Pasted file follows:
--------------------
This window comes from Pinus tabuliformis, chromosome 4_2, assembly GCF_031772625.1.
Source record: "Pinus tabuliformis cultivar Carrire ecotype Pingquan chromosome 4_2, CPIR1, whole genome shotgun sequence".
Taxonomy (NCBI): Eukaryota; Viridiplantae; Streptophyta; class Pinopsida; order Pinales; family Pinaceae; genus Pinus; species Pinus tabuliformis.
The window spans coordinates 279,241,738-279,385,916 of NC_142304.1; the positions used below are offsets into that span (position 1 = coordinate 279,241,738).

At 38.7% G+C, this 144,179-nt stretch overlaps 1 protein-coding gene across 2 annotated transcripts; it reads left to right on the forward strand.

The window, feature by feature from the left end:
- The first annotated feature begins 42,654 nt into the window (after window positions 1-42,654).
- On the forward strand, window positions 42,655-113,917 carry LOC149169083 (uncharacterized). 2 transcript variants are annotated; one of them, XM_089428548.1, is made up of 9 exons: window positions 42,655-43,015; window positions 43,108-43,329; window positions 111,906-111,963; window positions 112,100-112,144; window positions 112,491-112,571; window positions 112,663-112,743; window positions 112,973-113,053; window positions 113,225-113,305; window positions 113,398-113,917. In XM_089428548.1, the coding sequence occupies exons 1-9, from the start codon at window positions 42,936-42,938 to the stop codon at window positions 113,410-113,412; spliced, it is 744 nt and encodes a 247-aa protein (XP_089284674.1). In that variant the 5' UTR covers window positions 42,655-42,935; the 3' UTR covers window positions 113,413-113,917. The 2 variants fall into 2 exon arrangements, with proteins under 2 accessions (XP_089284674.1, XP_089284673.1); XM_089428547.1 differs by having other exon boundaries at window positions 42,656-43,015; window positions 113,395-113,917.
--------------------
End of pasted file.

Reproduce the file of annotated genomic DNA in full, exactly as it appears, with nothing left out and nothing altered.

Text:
This window comes from Pinus tabuliformis, chromosome 4_2, assembly GCF_031772625.1.
Source record: "Pinus tabuliformis cultivar Carrire ecotype Pingquan chromosome 4_2, CPIR1, whole genome shotgun sequence".
Taxonomy (NCBI): Eukaryota; Viridiplantae; Streptophyta; class Pinopsida; order Pinales; family Pinaceae; genus Pinus; species Pinus tabuliformis.
The window spans coordinates 279,241,738-279,385,916 of NC_142304.1; the positions used below are offsets into that span (position 1 = coordinate 279,241,738).

At 38.7% G+C, this 144,179-nt stretch overlaps 1 protein-coding gene across 2 annotated transcripts; it reads left to right on the forward strand.

The window, feature by feature from the left end:
- The first annotated feature begins 42,654 nt into the window (after window positions 1-42,654).
- On the forward strand, window positions 42,655-113,917 carry LOC149169083 (uncharacterized). 2 transcript variants are annotated; one of them, XM_089428548.1, is made up of 9 exons: window positions 42,655-43,015; window positions 43,108-43,329; window positions 111,906-111,963; window positions 112,100-112,144; window positions 112,491-112,571; window positions 112,663-112,743; window positions 112,973-113,053; window positions 113,225-113,305; window positions 113,398-113,917. In XM_089428548.1, the coding sequence occupies exons 1-9, from the start codon at window positions 42,936-42,938 to the stop codon at window positions 113,410-113,412; spliced, it is 744 nt and encodes a 247-aa protein (XP_089284674.1). In that variant the 5' UTR covers window positions 42,655-42,935; the 3' UTR covers window positions 113,413-113,917. The 2 variants fall into 2 exon arrangements, with proteins under 2 accessions (XP_089284674.1, XP_089284673.1); XM_089428547.1 differs by having other exon boundaries at window positions 42,656-43,015; window positions 113,395-113,917.